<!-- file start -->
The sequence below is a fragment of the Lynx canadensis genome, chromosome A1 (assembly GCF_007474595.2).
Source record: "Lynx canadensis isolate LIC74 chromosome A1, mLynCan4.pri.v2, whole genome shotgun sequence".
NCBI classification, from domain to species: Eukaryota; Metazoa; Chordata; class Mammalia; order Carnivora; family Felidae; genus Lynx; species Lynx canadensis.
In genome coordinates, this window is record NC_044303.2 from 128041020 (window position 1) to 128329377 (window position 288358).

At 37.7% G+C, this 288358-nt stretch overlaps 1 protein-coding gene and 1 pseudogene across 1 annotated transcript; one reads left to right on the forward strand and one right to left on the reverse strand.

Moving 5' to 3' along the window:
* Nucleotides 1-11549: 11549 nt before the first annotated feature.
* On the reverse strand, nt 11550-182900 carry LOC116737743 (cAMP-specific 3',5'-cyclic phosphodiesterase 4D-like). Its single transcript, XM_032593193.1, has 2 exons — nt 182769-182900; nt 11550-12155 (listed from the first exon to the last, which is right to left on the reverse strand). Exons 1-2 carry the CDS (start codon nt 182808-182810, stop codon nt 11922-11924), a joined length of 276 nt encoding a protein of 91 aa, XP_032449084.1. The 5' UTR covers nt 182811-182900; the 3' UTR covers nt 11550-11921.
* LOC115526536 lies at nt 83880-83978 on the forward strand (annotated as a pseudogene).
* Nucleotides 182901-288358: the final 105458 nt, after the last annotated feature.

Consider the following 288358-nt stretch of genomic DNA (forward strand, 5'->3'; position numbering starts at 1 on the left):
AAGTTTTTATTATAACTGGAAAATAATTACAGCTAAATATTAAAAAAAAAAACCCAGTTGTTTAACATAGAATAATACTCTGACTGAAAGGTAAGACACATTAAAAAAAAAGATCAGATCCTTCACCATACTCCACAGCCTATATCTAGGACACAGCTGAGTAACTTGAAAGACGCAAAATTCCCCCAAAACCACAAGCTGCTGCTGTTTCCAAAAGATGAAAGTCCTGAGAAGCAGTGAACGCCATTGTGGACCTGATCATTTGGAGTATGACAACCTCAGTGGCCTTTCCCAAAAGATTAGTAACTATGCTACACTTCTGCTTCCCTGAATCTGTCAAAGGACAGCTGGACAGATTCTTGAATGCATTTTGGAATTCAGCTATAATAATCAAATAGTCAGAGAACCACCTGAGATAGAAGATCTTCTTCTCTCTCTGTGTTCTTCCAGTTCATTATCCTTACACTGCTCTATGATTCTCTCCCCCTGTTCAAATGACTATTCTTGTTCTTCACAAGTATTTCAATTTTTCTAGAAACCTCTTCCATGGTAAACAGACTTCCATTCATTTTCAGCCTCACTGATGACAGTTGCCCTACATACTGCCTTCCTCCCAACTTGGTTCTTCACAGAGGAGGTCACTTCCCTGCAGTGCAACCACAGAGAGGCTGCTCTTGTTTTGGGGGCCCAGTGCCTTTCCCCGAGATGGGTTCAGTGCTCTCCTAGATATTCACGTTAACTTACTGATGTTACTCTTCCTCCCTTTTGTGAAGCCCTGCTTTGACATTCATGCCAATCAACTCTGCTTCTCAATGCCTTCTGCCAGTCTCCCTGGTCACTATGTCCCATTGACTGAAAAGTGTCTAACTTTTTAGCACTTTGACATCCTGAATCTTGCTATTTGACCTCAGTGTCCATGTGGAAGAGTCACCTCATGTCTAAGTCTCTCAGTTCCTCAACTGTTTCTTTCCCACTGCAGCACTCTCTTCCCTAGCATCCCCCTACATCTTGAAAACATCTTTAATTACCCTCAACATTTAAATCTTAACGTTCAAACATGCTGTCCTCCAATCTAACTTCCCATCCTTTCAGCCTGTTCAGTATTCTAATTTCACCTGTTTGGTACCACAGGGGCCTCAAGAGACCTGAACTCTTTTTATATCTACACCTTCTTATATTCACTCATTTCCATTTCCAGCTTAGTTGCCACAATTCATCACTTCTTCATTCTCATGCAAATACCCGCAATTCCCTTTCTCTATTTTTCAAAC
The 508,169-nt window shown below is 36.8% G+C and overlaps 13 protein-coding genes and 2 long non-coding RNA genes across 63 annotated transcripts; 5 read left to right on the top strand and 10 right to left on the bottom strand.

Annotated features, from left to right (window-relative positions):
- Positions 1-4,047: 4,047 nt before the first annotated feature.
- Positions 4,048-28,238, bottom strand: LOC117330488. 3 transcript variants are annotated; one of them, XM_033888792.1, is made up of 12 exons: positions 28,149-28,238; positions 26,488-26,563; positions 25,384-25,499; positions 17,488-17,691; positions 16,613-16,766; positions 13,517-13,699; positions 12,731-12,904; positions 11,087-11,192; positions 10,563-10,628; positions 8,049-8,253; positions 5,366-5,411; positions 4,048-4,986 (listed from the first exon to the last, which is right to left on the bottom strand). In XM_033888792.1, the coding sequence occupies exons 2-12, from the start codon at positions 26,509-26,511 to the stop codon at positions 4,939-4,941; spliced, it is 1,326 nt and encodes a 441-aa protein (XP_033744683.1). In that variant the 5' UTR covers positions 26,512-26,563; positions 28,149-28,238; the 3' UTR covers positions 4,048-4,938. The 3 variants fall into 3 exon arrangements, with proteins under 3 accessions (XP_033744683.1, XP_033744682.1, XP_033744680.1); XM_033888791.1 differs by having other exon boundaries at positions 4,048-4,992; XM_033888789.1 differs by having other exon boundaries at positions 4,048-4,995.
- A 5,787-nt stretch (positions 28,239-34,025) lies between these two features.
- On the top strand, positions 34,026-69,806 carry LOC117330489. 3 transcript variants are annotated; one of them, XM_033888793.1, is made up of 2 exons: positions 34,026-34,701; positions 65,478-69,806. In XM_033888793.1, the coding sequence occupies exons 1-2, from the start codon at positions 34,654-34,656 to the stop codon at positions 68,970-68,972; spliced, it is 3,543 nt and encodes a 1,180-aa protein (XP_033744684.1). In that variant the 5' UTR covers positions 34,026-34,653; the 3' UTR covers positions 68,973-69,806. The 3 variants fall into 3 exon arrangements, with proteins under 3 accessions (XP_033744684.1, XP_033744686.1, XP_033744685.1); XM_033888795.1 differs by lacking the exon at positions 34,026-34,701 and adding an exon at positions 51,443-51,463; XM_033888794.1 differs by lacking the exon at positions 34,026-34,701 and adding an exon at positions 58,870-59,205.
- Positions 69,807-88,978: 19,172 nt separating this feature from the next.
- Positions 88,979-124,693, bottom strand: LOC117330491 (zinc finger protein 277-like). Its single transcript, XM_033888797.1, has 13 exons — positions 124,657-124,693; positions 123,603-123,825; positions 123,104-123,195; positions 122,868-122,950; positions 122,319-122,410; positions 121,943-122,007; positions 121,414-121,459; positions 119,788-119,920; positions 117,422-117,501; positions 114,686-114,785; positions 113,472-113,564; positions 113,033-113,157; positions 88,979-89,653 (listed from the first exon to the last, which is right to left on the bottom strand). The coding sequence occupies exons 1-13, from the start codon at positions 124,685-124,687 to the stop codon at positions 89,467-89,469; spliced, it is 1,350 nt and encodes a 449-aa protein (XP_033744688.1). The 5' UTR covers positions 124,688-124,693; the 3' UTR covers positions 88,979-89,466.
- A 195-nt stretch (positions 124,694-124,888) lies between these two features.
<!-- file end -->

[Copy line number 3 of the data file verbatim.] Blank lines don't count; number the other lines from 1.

NCBI classification, from domain to species: Eukaryota; Metazoa; Chordata; class Mammalia; order Carnivora; family Felidae; genus Lynx; species Lynx canadensis.